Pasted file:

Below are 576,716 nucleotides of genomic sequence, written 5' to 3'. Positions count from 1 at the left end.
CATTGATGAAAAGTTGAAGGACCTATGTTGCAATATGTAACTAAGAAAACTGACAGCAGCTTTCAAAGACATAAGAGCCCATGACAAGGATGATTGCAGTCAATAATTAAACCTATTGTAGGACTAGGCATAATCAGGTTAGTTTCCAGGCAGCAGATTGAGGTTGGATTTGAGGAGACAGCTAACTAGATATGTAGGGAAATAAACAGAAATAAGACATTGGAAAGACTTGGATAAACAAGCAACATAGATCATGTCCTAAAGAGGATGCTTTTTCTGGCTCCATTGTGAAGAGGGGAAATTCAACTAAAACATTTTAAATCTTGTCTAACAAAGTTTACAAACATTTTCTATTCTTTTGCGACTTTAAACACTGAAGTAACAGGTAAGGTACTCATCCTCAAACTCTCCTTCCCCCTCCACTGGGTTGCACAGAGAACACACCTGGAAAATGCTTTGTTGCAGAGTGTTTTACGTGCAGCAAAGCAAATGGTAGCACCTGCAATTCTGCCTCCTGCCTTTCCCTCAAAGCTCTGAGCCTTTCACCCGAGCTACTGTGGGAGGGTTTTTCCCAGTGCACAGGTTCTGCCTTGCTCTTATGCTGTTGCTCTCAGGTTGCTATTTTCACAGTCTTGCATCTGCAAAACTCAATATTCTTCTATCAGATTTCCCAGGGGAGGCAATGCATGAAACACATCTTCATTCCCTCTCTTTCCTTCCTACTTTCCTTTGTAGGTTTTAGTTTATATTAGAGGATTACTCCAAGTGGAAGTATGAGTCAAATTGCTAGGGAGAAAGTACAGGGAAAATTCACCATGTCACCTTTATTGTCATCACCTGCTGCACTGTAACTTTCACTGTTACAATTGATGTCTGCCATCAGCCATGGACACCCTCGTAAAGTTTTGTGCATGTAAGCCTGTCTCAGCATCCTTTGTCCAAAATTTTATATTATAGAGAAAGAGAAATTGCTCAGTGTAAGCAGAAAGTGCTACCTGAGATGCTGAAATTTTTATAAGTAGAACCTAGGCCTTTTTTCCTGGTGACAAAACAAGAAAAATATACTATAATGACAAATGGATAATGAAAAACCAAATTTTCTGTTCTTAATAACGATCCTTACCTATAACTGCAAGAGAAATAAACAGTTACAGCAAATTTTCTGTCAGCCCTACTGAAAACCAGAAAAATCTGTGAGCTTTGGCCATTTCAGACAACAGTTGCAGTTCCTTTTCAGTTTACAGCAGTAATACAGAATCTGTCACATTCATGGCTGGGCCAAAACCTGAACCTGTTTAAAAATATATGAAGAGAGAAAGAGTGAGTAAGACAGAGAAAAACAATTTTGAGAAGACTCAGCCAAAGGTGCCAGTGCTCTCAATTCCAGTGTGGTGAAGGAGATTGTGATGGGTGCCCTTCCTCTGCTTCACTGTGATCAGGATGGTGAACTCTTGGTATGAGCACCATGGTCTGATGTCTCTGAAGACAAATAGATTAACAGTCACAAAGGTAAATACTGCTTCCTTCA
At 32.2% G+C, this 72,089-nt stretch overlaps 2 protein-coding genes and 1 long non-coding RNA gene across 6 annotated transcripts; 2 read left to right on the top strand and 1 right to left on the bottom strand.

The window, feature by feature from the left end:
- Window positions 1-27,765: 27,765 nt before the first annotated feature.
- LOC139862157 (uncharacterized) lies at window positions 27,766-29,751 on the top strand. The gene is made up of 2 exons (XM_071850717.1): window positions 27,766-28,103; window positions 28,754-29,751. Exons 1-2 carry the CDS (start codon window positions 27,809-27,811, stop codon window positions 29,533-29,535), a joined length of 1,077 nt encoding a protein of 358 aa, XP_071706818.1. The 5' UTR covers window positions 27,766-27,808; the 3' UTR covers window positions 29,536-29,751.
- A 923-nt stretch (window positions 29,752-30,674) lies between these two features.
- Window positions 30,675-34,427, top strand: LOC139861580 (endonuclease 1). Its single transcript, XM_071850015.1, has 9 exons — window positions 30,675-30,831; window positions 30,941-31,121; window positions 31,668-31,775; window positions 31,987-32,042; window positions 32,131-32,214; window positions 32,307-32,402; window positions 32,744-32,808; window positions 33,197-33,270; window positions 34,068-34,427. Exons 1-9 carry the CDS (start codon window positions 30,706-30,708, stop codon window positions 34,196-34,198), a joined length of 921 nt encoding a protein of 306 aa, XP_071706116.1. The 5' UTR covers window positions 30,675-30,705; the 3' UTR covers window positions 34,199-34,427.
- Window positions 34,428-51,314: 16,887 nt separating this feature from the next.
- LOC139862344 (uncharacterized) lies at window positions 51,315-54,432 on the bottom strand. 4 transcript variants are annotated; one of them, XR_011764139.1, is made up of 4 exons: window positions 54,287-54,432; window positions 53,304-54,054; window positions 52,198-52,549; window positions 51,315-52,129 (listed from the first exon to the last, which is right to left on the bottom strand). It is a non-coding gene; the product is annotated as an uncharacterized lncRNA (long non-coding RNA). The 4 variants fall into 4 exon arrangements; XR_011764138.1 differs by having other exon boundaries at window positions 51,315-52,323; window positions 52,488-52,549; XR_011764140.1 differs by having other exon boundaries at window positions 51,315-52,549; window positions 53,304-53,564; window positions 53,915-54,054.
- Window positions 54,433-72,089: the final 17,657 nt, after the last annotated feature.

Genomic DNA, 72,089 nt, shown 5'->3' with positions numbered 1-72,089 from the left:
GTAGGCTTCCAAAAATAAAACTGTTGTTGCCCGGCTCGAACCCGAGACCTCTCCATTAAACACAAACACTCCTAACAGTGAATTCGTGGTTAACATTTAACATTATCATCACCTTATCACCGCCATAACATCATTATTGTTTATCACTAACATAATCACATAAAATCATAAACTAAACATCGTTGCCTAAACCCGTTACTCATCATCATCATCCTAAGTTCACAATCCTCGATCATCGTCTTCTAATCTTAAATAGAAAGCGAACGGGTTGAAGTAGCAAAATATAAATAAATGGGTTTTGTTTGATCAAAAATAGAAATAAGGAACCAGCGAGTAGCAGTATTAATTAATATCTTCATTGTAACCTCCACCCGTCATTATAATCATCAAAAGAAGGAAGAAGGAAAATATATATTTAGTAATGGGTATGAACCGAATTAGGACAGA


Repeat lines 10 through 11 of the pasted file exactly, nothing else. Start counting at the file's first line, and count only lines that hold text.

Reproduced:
- LOC139862344 (uncharacterized) lies at window positions 51,315-54,432 on the bottom strand. 4 transcript variants are annotated; one of them, XR_011764139.1, is made up of 4 exons: window positions 54,287-54,432; window positions 53,304-54,054; window positions 52,198-52,549; window positions 51,315-52,129 (listed from the first exon to the last, which is right to left on the bottom strand). It is a non-coding gene; the product is annotated as an uncharacterized lncRNA (long non-coding RNA). The 4 variants fall into 4 exon arrangements; XR_011764138.1 differs by having other exon boundaries at window positions 51,315-52,323; window positions 52,488-52,549; XR_011764140.1 differs by having other exon boundaries at window positions 51,315-52,549; window positions 53,304-53,564; window positions 53,915-54,054.
- Window positions 54,433-72,089: the final 17,657 nt, after the last annotated feature.